China has stepped up support for small businesses, especially sole proprietorships, by launching new websites with better services, according to the state administration for market regulation. The latest government data showed that of China’s 150 million market units, 102 million are sole proprietorships and 43.17 million are small and micro enterprises. They depend on accessible services and information to survive.
The two new websites, which will go online on December 16, one as an integrated registration service platform for all market participants and the other as a window of interaction between government and business, have been set up to meet these requirements. The websites provide timely and accurate information on the market and the relevant guidelines.
China also has rolls two platforms to improve services for the self-employed and private companies as part of the country’s wider effort to support all market participants for greater vitality. The latest government data showed that of China’s 150 million market enterprises, 102 million are self-employed and 43.17 million are small and private enterprises. They depend on accessible services and information to survive.
One of the new platforms integrates the portal into indispensable administrative business processes in various locations in China. Self-employed and private companies can apply for company registration, changes and deletion on the integrated platform.
The other platform offers channels to understand, apply and inquire about relevant guidelines and information. For example, you can find out about current small loans from various banks and financial institutions and apply for them.
The step is intended to further support the development of the self-employed and private companies in the country, relieve their bottlenecks in their business activities and make the business performance policy more accessible to them. The recent Central Economic Work Conference said China will use its macroeconomic measures to continuously stimulate the vitality of market entities over the next year.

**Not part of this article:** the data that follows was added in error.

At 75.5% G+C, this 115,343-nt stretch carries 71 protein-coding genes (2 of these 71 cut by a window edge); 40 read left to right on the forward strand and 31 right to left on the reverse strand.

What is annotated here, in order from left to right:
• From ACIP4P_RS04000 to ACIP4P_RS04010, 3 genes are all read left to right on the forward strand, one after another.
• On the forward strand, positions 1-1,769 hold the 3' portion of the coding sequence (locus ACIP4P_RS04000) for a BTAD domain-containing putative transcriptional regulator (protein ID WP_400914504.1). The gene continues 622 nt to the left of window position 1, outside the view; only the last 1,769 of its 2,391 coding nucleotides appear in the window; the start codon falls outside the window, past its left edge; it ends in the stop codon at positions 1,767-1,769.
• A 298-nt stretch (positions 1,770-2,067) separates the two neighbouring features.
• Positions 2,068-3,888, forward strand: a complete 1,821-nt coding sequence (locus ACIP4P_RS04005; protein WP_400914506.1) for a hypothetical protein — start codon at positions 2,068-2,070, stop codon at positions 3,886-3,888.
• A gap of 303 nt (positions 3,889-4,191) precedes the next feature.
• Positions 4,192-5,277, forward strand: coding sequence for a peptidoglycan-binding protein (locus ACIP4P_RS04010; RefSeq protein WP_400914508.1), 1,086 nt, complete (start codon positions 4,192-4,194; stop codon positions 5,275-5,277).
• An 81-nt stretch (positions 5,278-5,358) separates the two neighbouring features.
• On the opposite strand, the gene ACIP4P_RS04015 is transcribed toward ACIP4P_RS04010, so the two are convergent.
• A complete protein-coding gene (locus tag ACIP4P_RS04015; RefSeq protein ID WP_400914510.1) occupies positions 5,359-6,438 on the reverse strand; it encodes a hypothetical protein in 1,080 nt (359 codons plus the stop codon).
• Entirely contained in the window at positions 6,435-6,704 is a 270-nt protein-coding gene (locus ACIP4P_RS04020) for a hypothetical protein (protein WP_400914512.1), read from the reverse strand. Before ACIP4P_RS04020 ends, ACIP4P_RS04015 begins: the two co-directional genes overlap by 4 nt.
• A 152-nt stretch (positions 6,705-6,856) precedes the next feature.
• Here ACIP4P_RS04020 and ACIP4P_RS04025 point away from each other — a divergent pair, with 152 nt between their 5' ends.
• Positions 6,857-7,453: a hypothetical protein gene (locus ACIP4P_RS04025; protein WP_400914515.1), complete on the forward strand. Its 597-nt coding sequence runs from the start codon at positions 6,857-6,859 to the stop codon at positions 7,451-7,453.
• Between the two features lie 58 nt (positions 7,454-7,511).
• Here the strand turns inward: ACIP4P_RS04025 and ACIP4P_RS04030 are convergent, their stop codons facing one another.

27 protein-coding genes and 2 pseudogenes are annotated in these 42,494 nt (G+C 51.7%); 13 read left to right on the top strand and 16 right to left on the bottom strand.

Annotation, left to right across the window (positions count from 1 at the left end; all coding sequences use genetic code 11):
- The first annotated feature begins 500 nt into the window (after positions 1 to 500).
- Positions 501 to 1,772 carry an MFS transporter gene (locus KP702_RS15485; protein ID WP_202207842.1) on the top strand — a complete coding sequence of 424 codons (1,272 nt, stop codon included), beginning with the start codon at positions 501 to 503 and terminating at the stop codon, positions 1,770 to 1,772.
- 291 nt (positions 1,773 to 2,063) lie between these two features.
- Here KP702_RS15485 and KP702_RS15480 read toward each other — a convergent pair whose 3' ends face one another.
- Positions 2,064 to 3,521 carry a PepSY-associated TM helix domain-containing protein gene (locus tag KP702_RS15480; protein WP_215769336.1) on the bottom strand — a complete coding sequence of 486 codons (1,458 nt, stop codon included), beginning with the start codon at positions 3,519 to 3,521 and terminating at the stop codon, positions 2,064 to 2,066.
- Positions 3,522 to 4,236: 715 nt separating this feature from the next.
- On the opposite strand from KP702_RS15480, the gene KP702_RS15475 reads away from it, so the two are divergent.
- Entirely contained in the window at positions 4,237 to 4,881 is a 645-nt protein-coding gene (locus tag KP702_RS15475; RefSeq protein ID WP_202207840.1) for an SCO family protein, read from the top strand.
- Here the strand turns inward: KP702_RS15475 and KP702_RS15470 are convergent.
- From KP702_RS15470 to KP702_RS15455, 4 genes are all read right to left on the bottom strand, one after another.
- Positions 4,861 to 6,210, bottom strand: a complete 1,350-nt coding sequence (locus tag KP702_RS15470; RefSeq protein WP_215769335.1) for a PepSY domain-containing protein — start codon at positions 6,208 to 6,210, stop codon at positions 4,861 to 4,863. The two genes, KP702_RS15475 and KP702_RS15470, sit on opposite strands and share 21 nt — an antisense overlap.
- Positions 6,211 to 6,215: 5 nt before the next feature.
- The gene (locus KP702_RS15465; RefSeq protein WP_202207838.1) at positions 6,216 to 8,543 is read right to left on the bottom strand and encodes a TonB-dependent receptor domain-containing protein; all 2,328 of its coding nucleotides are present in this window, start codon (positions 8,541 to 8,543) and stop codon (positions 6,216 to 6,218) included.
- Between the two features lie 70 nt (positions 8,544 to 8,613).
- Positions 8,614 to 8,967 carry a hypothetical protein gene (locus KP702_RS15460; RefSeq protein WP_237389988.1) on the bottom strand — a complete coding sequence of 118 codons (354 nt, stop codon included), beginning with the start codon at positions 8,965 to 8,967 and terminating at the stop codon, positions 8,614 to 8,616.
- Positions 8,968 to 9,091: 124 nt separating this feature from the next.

Such efforts have given us self-employed a down-to-earth help. A more timely policy will help overcome some temporary difficulties, especially those resulting from COVID-19. China’s self-employed and private companies have developed rapidly and have played an important role in stabilizing economic growth. The country will closely monitor their operating conditions and provide stronger political support.
The Ministry of Industry and Information Technology said private companies contribute, on average, about 50% of tax revenue, 60% of GDP, 70% of technological innovation and 80% of urban employment. China’s economy will be buoyant to some extent if private and smaller businesses remain solid. Many of them are increasingly recognized for their role as leaders in new concepts and new business models.
As OpenGov Asia reports, China has issued a guideline on the development of the mobile device for a nationwide integrated administration services platform in order to bring more government services online via mobile phones. The development will combine mobile devices of the administrative service platforms at the state level, departmental level of the State Council and provincial level.
The guideline promotes the creation of uniform standards with regard to the development and access to the integrated mobile device, its quality management and security protection and management. The integrated system will contain a list of high-demand services that can be accessed with a tap, including education, social security, healthcare and taxation. A unified administration should improve procedures and streamline documents in the delivery of mobile administrative services.
The guideline also calls for a standardization of identity recognition, also supra-regional, cross-departmental, data exchange and application management. Management service platform mobile terminals should introduce better features such as personalized records, easier search, service assessment and senior-friendly modes, and can be extended to public transportation, utilities and other services related to people’s livelihood. The directive calls for the use of technologies such as big data, artificial intelligence (AI) and 5G to facilitate access to mobile administrative services.